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Pediatr Neurol. 2015 Jan;52(1):42-8. doi: 10.1016/j.pediatrneurol.2014.10.005. Epub 2014 Oct 16.

The breadth and type of systemic inflammation and the risk of adverse neurological outcomes in extremely low gestation newborns.

Author information

1
Department of Pediatrics, Boston Medical Center, Boston, Massachusetts. Electronic address: karl.kuban@bmc.org.
2
Department of Pediatrics, Wake Forest School of Medicine, Winston-Salem, North Carolina.
3
Harvard Medical School, Boston, Massachusetts; Department of Neurology, Boston Children's Hospital, Boston, Massachusetts; Harvard School of Public Health, Boston, Massachusetts.
4
Harvard Medical School, Boston, Massachusetts; Department of Obstetrics, Gynecology & Reproductive Biology, Brigham and Women's Hospital, Boston, Massachusetts.
5
Department of Biostatistics, Boston University School of Public Health, Boston, Massachusetts.
6
Department of Epidemiology and Biostatistics, Michigan State University, East Lansing, Michigan.
7
National Institute of Neurological Disorders and Stroke, Bethesda, Massachusetts.
8
Department of Public Health and Community Medicine, Tufts University School of Medicine, Boston Massachusetts.
9
Harvard Medical School, Boston, Massachusetts; Department of Neurology, Boston Children's Hospital, Boston, Massachusetts.

Abstract

BACKGROUND:

We hypothesized that the risk of brain damage in extremely preterm neonates increases with the breadth and type of systemic inflammation, indexed by the number of elevated inflammation-related proteins and the number of functional categories of inflammation-related proteins exhibiting an elevated concentration.

METHODS:

In blood from 881 infants born before 28 weeks gestation, we measured the concentrations of 25 inflammation-related proteins, representing six functional categories (cytokines, chemokines, growth factors, adhesion molecules, metalloproteinases, and liver-produced acute phase reactant proteins) on postnatal days 1, 7, and 14. We evaluated associations between the number and type of proteins whose concentrations were elevated on two separate occasions a week apart and the diagnoses of ventriculomegaly as a neonate, and at 2 years, microcephaly, impaired early cognitive functioning, cerebral palsy, and autism risk as assessed with the Modified Checklist for Autism in Toddlers screen, and in a subset of these children from 12 of 14 sites (n = 826), an attention problem identified with the Child Behavior Checklist.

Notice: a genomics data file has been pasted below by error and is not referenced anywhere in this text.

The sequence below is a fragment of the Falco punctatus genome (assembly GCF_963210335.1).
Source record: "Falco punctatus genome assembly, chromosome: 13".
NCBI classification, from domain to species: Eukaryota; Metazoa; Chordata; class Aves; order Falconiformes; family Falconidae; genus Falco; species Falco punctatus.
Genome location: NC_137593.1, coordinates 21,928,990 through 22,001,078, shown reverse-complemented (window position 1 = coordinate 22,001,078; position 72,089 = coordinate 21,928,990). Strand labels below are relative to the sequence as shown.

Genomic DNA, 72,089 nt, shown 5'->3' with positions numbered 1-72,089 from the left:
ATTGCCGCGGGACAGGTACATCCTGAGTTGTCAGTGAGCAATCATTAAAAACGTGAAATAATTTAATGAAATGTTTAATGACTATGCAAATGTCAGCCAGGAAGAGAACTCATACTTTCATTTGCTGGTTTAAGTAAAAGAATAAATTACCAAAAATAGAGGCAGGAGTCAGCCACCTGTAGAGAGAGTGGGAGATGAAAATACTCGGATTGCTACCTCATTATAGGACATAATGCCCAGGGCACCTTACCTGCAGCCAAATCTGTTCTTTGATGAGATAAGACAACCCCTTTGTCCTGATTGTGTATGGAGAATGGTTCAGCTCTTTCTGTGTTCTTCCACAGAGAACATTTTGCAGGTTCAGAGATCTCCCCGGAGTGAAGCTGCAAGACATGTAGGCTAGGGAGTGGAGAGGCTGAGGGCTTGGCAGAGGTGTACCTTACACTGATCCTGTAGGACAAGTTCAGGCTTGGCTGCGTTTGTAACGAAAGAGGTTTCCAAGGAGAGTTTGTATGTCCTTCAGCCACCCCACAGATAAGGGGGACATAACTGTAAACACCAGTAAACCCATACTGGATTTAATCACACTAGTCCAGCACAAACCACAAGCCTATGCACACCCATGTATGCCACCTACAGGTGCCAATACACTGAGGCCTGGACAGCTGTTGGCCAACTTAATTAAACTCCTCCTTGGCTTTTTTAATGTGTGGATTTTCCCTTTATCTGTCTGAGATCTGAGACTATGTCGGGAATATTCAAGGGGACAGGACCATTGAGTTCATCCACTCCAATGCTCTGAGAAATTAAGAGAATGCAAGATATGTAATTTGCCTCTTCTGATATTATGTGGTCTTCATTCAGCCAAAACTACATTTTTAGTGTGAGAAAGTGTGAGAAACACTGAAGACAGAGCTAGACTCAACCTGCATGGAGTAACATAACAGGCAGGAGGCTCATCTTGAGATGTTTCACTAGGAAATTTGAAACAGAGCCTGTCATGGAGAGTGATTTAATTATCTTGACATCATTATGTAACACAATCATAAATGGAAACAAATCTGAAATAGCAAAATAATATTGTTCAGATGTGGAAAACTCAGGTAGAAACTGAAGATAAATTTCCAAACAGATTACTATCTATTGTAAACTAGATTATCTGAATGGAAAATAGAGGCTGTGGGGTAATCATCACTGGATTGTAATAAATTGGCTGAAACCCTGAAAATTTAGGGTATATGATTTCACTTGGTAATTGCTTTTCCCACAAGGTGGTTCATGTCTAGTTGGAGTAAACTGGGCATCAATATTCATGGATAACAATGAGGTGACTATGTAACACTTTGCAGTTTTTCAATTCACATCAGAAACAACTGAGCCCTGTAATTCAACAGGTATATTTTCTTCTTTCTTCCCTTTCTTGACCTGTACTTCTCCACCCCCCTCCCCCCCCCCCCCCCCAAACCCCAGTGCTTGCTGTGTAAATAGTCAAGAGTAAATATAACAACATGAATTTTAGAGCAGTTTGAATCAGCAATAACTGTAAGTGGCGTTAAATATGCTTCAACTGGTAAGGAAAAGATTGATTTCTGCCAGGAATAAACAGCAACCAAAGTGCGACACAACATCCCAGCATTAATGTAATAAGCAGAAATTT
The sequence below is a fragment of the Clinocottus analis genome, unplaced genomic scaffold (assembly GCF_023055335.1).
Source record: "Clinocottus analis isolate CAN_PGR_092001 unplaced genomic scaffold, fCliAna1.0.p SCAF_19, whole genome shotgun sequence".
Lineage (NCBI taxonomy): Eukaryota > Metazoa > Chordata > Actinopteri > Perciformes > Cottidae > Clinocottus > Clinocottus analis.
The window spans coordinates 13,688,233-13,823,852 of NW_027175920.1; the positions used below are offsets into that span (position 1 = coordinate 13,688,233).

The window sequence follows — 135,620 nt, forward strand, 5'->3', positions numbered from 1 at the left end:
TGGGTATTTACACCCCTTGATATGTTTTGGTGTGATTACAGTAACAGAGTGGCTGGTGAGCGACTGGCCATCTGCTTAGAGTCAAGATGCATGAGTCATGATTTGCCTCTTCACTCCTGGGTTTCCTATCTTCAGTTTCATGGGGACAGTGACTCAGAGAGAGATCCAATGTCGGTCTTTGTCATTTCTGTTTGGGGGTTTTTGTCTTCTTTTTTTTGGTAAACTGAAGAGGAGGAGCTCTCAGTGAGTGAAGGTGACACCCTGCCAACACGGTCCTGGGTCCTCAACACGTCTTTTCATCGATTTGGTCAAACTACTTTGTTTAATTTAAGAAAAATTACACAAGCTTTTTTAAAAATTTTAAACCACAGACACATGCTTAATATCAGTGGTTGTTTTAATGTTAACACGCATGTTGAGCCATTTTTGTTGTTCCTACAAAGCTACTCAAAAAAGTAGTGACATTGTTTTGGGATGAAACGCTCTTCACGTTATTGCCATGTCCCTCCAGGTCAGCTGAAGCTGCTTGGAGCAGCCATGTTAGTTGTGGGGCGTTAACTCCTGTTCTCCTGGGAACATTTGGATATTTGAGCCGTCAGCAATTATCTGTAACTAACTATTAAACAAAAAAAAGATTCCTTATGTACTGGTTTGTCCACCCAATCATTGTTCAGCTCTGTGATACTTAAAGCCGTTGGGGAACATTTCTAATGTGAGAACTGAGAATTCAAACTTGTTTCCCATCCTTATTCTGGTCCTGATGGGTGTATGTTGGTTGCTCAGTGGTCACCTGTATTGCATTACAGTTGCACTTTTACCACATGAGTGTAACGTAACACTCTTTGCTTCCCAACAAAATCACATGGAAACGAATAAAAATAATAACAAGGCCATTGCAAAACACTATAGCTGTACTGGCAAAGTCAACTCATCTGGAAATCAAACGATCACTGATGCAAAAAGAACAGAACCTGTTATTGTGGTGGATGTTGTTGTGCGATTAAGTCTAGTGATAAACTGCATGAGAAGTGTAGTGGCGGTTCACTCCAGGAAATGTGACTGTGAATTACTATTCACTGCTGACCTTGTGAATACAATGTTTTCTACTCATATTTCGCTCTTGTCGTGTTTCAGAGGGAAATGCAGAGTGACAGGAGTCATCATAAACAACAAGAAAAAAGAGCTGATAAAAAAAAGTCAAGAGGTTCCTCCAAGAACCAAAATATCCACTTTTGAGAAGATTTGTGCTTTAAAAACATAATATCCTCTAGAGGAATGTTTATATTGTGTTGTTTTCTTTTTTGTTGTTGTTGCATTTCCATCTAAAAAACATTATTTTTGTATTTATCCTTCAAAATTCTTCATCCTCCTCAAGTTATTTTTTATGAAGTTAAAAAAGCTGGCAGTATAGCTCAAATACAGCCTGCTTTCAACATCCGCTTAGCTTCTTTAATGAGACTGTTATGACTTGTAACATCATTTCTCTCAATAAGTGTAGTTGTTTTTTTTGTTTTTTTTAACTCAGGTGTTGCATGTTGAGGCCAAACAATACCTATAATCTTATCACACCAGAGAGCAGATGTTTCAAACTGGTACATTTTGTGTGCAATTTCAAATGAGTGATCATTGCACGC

RESULTS:

The risk of abnormal brain structure and function overall was increased among children who had recurrent and/or persistent elevations of the 25 proteins. The risk for most outcomes did not rise until at least four proteins in at least two functional categories were elevated. When we focused our analysis on 10 proteins previously found to be associated consistently with neurological outcomes, we found the risk of low Mental Development Index on the Bayley Scales of Infant Development-II, microcephaly, and a Child Behavior Checklist-defined attention problem increased with higher numbers of these recurrently and/or persistently elevated proteins.

INTERPRETATION:

Increasing breadth of early neonatal inflammation, indexed by the number of protein elevations or the number of protein functional classes elevated, is associated with increasing risk of disorders of brain structure and function among infants born extremely preterm.

KEYWORDS:

adverse neurological outcomes, early life predictors of outcome; extremely preterm infants; inflammation-related proteins

[Indexed for MEDLINE]
Free PMC Article

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